fbpx
Tuesday 22nd September 2020

If you’ve ever sat looking at your bills and bank statements and wondered ‘how do I budget?’ then I have the perfect answer for you! The 50/20/30 budget rule totally changed my finances (and my life) and it can change yours too.

I find it mad to think about it now, but no one ever taught me how to look after my own finances. I had to teach myself using the University of Google.

I think back to those halcyon days of sitting in a soporific maths classroom at school, the teacher scrawling quadratic equations or whatever on the board and droning on about x this and y that.

Don’t get me wrong, these turned out to be useful for certain aspects of my job where I have to read squiffy investment graphs and charts. But it never really helped me learn how to check my council tax bill. Or what to look out for in my car insurance renewal. Or even just how to ensure my money does not run out before payday every month.

No, it was the University of Google that ultimately helped me with those things. I’d like to think I’ve got my personal finances on pretty tight lockdown now. Things are more or less automated and managed.

But more than any one hint or tip I’ve learnt, it was stumbling across the 50/20/30 budgeting rule that revolutionised my personal finances. So, what is the 50/20/30 rule?

50/20/30 explained

This budgeting ‘rule of thumb’ is designed to give you a set of benchmarks for how you should use your salary each month. The rules break down as follows:

50% of your income should go on fixed costs. This includes things like rent or mortgage payments, car insurance, utilities, like gas and electric, and such. All the bills where you know how much they will cost each month and can be planned for in anticipation. If your fixed costs come to more than this, then it might be worth taking a look at your outgoings to see where you can make some savings.

20% of your income should go to savings or debt servicing. This is pretty straightforward. If you don’t have any debt, 20% of your salary goes straight into a savings account, pension or ISA. If you have debt, this should be prioritised starting with whichever debt has the highest interest cost. Note the rules are for salary after tax, so don’t think you can include your workplace pension contributions as part of the 20% – that’s extra added value.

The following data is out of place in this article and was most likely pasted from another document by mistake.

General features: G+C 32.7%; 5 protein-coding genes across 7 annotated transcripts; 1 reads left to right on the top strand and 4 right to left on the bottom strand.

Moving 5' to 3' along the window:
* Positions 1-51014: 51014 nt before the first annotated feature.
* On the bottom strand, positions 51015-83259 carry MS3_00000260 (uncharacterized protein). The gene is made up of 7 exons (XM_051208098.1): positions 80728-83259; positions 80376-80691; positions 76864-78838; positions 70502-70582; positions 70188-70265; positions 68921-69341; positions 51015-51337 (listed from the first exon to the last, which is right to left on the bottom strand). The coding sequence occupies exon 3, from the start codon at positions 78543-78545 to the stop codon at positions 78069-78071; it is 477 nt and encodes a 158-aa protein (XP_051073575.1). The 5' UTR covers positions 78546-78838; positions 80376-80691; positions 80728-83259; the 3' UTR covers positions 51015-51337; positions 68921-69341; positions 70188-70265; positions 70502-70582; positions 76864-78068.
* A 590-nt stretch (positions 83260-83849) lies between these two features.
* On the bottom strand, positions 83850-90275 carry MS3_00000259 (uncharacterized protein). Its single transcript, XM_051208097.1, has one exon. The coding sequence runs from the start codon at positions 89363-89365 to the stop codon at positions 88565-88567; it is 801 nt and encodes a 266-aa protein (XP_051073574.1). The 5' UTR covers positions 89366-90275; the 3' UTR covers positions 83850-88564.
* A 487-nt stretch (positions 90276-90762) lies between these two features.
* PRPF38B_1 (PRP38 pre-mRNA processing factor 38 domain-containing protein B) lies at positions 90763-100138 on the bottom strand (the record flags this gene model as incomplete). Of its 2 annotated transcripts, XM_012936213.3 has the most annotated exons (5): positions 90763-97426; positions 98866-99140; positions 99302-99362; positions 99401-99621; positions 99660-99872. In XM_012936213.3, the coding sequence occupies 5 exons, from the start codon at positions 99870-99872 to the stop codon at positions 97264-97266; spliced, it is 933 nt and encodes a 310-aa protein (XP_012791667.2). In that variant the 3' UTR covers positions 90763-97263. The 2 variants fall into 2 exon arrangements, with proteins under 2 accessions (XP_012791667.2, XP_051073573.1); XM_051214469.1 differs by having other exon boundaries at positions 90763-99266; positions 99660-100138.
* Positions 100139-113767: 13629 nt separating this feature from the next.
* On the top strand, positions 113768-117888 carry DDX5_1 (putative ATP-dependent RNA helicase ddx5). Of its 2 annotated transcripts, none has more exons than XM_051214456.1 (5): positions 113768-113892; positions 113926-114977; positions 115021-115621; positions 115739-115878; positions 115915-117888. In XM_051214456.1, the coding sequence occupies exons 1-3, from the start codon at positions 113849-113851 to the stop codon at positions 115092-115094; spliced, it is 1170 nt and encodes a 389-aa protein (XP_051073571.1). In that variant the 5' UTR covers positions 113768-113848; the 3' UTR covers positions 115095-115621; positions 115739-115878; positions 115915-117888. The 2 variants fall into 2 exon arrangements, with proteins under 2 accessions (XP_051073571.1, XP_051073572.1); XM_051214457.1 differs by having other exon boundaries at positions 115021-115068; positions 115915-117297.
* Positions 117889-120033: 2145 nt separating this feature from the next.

30% of your income goes on anything else. This includes food, clothes, games consoles, CDs, takeaway coffees and such. Basically, anything that is a fluid cost that changes one day to the next. These are the rules as I stick to them, but there is conjecture as to what fits into what category. For instance, some people will tell you that minimum debt repayments should be considered a fixed cost rather than a savings/debt portion. Personally, I don’t do that because, while I always make the minimum payment, I also like to use the 20% to overpay my debt as much as possible, but it’s up to you.

Budget revolution

I have to say as much as it seems like a pretty basic habit, finding out about this methodology totally changed my finances. Before I would spend randomly and regularly find myself short at the end of the month.

This has also totally overhauled my money because it introduces personal accountability to my spending

Instead, this approach has forced upon me an utterly rigorous process of accounting for my pennies. I even have a spreadsheet now that I update regularly to keep tabs on costs and what is going where. This has also totally overhauled my money because it introduces personal accountability to my spending.

The process ultimately turned me from someone who routinely dipped into a credit card to get by, racking up debts in the process, to someone who saves nearly half of their salary every month.

This rule got me started and pulled my money into control. Now I live with my girlfriend and we split a lot of the bills, my fixed costs are actually much lower and my budget looks more like 33/45/22. But I still wouldn’t be able to save so much each month were it not for the careful planning the rule has forced upon me.

The fundamentals of it hold true. Getting to grips with your money and setting rules for yourself has a huge impact on how you think about your monthly pay. It especially helped me in my first few years living in London where my spending got out of control at times. It goes from being a lump sum that you spend at will, to a carefully executed plan of action to follow and adapt to your changing needs. So, if you’re not budgeting already, get started right away. It is now more important than ever in these troubled times.

Edmund Greaves
Edmund Greaves

Editor

Edmund Greaves is a former magazine editor who once blew through his life savings trying to become a millennial Ernest Hemmingway in Central America. In his spare time he mostly enjoys holding the government to account.

No Comments Yet

Leave a Reply

Your email address will not be published.